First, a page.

How to build a really simple site that sells PDFs
May 16, 2009 9:58 AM   Subscribe

Codefilter: I'd like to build a website that allows people to buy a PDF of a publication and then download it. Only problem is, I'm not an out-and-out coder/developer.

Here's what I'd like to do: create a website where people can view simple thumbnails of publications and then buy PDFs of these, ideally using a standard internet payment system (PayPal, Amazon etc).

Optional, but nice:

* People could create an account with the site, which would store details, enable them to re-download etc
* Site could accept codes to allow for free downloads, or we could flag up certain accounts as 'free'
* Ability to have groups of users, each group seeing different PDFs

And the complications:

I am not, in terms of training a coder or developer. I have reasonable HTML and CSS knowledge, and have lots of experience with CMS type systems, but no real experience writing PHP etc.

I'd very grateful for pointers towards something that can help - or am I being wildly optimistic about what I, as a non-coder, can do?
posted by Sifter to Computers & Internet (13 answers total) 12 users marked this as a favorite
 
This is not trivial to do, but it's certainly possible. However, it strikes me that you'd probably either need to work through a rather high learning curve to build this yourself, customize something like Drupal to achieve this (probably your best bet on with a D.I.Y. strategy or small budget), or just hire a developer to build it for you.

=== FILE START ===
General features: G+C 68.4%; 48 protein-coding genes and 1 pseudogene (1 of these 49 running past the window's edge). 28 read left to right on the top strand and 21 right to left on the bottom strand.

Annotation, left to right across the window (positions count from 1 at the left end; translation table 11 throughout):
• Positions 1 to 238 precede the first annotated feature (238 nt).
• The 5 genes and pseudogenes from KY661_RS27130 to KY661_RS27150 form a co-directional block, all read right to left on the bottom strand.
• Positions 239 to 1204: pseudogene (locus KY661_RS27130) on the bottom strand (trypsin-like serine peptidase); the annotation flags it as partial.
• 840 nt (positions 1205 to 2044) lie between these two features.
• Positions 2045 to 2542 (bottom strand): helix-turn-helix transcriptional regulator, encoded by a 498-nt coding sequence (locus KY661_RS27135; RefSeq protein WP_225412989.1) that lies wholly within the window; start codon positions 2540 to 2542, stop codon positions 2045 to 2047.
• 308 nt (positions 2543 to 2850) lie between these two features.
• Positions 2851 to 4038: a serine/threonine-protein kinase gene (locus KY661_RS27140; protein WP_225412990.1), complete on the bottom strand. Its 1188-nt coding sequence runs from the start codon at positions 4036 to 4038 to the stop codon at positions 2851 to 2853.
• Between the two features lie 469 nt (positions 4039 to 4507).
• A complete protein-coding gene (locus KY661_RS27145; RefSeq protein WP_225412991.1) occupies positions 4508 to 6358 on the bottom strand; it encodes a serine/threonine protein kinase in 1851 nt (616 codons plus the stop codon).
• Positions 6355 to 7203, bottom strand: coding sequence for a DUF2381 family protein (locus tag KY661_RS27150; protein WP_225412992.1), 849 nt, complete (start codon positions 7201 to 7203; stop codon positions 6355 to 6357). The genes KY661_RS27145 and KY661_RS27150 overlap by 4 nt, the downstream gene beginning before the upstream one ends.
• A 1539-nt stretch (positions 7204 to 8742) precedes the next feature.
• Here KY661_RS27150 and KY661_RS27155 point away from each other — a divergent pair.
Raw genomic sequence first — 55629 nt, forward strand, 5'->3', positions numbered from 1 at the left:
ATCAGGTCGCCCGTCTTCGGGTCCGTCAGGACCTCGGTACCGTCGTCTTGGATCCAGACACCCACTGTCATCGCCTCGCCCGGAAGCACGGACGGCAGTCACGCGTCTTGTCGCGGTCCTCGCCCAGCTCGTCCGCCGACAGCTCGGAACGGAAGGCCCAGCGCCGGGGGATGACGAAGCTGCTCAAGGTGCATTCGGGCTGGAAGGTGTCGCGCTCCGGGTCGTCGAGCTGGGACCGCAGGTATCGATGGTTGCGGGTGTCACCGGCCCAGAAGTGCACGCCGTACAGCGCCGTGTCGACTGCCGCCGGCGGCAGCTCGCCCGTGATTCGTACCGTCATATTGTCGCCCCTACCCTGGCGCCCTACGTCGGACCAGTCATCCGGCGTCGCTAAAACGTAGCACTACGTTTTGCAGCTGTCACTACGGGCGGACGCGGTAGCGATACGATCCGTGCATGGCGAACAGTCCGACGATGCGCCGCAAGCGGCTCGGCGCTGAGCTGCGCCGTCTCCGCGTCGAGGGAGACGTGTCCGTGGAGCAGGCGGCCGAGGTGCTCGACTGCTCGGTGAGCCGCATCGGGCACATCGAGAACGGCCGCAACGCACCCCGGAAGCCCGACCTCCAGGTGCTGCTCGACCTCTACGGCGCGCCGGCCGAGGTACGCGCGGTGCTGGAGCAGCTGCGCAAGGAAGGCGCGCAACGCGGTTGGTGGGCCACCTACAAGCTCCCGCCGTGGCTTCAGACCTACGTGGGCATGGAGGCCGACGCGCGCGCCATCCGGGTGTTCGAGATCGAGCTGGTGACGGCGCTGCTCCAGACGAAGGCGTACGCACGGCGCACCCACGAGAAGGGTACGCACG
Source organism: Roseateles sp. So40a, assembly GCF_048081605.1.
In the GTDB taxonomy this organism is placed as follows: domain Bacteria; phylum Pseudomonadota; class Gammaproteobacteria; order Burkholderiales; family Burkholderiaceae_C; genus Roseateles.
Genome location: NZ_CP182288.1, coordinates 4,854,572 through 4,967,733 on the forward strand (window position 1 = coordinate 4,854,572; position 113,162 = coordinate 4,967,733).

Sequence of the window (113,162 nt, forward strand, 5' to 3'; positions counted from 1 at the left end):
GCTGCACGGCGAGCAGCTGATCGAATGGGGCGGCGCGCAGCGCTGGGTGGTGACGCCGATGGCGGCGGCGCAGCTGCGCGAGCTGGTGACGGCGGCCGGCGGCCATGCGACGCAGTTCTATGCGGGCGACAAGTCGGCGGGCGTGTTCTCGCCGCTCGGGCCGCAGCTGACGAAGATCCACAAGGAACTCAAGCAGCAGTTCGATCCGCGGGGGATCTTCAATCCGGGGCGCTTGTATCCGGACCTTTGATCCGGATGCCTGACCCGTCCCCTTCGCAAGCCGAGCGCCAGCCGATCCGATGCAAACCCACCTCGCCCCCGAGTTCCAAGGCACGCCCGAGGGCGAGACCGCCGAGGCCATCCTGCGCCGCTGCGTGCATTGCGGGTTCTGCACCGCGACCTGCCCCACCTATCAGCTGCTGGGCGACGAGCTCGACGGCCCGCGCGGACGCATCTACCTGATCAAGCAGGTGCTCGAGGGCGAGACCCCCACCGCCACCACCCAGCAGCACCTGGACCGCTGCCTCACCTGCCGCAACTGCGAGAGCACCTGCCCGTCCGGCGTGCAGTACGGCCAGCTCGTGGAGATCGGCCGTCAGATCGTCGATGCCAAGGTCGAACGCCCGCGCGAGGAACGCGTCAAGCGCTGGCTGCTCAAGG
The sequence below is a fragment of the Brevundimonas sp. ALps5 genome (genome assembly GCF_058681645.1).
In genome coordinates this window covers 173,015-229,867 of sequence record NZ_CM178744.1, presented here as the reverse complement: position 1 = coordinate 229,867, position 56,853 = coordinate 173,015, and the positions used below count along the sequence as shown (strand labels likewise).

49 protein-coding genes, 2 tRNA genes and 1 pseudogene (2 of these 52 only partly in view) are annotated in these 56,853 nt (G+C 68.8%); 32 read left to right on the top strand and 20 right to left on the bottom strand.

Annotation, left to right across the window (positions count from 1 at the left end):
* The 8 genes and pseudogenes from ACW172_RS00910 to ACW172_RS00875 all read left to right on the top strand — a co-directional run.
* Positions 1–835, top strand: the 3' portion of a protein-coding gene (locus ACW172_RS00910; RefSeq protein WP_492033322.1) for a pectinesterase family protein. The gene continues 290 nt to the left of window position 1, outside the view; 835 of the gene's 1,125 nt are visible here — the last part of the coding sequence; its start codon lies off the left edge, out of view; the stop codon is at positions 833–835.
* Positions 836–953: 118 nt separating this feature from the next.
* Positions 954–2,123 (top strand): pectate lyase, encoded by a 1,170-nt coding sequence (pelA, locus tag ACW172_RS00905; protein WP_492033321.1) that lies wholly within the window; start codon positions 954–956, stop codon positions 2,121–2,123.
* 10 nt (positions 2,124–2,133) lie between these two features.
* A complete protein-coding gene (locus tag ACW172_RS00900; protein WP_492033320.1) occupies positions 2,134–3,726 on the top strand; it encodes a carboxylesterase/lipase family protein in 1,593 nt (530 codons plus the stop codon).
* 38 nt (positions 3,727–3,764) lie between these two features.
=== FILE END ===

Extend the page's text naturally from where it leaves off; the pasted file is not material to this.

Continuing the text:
Question: are you looking to generate the PDFs dynamically with the website upon purchase (or some other time, but by the web application at some point), or are these "pre-built" PDFs of documents which you are just putting up behind an ecommerce system? That will make a big difference in what sort of answers you get.
posted by dubitable at 10:15 AM on May 16, 2009


Sorry - should have mentioned that these are pre-generated PDF files, the system doesn't need to creat them.
posted by Sifter at 10:24 AM on May 16, 2009


*e.
posted by Sifter at 10:24 AM on May 16, 2009


wordpress and yourmembers.
posted by txvtchick at 10:36 AM on May 16, 2009


Since I use WordPress for everything these days, my first thought is to do this with WordPress and a shopping cart like E-Junkie.

I'm using E-Junkie to sell access to a membership site and am very happy with it. It's cheap and lightweight but still has many useful features, such as coupons, discounts, etc. It was originally designed to do what you want--sell digital downloads. Here's a quick list of features.